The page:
1. Introduction

Since the idea of synchronizing two identical autonomous chaotic systems under different initial conditions was first introduced in 1990 by Pecora and Carroll [1], chaos synchronization has been widely studied in physics, secure communication, chemical reactor, biological networks, and artificial neural networks. Up to now, different types of synchronization phenomena have been presented such as complete synchronization (CS) [2], generalized synchronization(GS) [3], lag synchronization [4], anticipated synchronization [5], phase synchronization [6], and antiphase synchronization [7], just to name a few. Also many control schemes such as the OGY method [8], delayed feedback method [9], adaptive control method [10], and impulsive control approach [11] have been employed to synchronize chaotic systems with different initial conditions.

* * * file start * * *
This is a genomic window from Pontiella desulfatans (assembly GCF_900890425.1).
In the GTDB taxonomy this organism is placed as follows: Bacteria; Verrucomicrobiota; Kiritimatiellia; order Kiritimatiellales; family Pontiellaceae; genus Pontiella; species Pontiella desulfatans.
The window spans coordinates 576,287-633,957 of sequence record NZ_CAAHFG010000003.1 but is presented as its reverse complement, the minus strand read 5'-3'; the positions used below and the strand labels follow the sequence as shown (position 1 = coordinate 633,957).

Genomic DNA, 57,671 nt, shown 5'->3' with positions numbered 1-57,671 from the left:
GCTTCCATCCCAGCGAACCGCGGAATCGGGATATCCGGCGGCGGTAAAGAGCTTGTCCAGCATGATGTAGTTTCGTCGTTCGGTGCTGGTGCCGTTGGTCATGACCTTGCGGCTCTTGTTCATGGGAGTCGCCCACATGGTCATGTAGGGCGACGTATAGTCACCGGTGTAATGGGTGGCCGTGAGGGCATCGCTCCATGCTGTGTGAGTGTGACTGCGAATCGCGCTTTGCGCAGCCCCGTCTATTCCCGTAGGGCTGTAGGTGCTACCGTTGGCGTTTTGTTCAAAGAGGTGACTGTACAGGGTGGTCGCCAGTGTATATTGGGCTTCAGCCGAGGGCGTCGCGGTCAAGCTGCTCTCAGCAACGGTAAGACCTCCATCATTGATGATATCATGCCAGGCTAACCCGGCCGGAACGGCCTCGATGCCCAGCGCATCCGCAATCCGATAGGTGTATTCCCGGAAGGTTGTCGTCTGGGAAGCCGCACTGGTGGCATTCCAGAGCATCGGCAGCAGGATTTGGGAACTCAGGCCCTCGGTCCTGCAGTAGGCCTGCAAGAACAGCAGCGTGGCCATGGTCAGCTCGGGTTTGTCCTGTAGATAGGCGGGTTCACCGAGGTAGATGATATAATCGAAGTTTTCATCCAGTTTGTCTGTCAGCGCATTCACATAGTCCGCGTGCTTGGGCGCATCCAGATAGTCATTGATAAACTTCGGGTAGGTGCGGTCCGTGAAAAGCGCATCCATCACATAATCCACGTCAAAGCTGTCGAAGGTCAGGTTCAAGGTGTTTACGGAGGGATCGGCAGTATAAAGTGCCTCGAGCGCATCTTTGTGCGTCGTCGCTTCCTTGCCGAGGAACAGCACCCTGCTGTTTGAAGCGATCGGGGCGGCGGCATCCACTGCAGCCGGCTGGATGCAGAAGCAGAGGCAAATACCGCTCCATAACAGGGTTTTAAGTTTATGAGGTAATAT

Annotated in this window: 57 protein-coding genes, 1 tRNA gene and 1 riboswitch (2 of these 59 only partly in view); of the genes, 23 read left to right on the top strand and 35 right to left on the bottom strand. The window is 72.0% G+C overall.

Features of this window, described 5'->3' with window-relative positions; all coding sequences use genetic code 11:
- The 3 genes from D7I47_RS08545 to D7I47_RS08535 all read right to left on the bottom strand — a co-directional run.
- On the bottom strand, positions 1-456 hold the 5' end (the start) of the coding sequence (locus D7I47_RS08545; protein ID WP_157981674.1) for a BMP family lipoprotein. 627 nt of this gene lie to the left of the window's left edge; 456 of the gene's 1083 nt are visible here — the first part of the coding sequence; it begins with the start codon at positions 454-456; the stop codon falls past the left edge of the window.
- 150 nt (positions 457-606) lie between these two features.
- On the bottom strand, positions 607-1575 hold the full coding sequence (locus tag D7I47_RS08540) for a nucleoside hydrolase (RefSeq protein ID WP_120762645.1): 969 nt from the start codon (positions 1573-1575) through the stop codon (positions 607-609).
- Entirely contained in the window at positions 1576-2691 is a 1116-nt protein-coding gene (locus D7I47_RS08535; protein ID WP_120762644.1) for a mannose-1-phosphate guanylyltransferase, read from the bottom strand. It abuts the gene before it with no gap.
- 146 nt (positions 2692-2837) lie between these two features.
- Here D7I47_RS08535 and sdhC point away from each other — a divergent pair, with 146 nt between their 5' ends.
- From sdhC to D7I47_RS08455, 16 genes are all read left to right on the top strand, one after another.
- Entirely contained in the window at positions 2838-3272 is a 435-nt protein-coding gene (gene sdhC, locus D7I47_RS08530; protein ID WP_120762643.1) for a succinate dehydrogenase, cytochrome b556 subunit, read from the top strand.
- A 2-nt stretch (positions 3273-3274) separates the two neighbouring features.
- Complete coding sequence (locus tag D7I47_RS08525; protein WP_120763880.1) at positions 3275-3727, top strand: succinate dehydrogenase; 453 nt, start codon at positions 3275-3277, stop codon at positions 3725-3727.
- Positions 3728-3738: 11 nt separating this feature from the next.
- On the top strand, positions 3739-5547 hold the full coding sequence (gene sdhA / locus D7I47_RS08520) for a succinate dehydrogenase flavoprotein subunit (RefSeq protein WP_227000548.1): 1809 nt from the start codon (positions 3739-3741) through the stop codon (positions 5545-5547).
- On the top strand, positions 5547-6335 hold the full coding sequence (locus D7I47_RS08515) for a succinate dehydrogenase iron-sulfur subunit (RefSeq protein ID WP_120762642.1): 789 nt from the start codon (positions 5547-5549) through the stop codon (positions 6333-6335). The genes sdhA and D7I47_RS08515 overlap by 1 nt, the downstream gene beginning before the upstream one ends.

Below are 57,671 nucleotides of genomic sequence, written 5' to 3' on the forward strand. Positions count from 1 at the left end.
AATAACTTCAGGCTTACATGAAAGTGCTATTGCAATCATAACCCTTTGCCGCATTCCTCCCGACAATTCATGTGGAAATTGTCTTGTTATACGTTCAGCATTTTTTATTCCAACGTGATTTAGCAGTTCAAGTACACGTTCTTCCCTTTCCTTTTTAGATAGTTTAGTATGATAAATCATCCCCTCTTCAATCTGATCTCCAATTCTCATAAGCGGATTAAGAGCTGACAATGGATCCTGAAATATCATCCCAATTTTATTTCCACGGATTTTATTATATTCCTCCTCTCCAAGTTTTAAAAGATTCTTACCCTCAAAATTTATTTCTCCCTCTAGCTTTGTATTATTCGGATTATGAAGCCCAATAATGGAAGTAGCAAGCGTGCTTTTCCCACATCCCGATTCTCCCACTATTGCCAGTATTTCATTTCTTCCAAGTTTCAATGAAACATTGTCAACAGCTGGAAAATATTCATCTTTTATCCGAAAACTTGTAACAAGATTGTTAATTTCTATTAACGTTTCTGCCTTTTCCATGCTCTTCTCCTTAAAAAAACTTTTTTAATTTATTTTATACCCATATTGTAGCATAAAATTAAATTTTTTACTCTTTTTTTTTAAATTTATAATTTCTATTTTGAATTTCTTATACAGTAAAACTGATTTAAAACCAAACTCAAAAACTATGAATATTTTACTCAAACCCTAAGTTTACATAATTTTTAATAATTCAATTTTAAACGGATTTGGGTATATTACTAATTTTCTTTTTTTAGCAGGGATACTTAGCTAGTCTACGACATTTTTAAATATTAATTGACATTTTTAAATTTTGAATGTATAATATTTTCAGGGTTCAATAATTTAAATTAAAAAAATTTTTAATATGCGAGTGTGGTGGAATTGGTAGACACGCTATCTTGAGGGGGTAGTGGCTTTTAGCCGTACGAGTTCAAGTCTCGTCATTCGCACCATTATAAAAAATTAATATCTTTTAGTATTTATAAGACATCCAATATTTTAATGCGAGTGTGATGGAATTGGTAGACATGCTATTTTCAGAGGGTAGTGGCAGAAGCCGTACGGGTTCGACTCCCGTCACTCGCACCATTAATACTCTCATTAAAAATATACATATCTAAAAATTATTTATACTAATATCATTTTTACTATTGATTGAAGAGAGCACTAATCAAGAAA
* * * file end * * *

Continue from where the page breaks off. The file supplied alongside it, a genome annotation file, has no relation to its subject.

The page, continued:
Among all kinds of chaos synchronization schemes, projective synchronization, characterized by a scaling factor that two systems synchronize proportionally, has been extensively investigated by many authors [12, 13]. This is because it can obtain faster communication with its proportional feature. However, most of investigations have concentrated on the case of constant scaling factor. Recently, a new kind of synchronization function projective synchronization (FPS) was introduced by Du et al. [14]. Function projective synchronization is the more general definition of projective synchronization. As compared with projective synchronization, function projective synchronization means that the drive and response systems could be synchronized up to a scaling function, which is not a constant. This characteristic could be used to get more secure communication in application to secure communications. This is because the unpredictability of the scaling function in FPS can enhance the security of communication.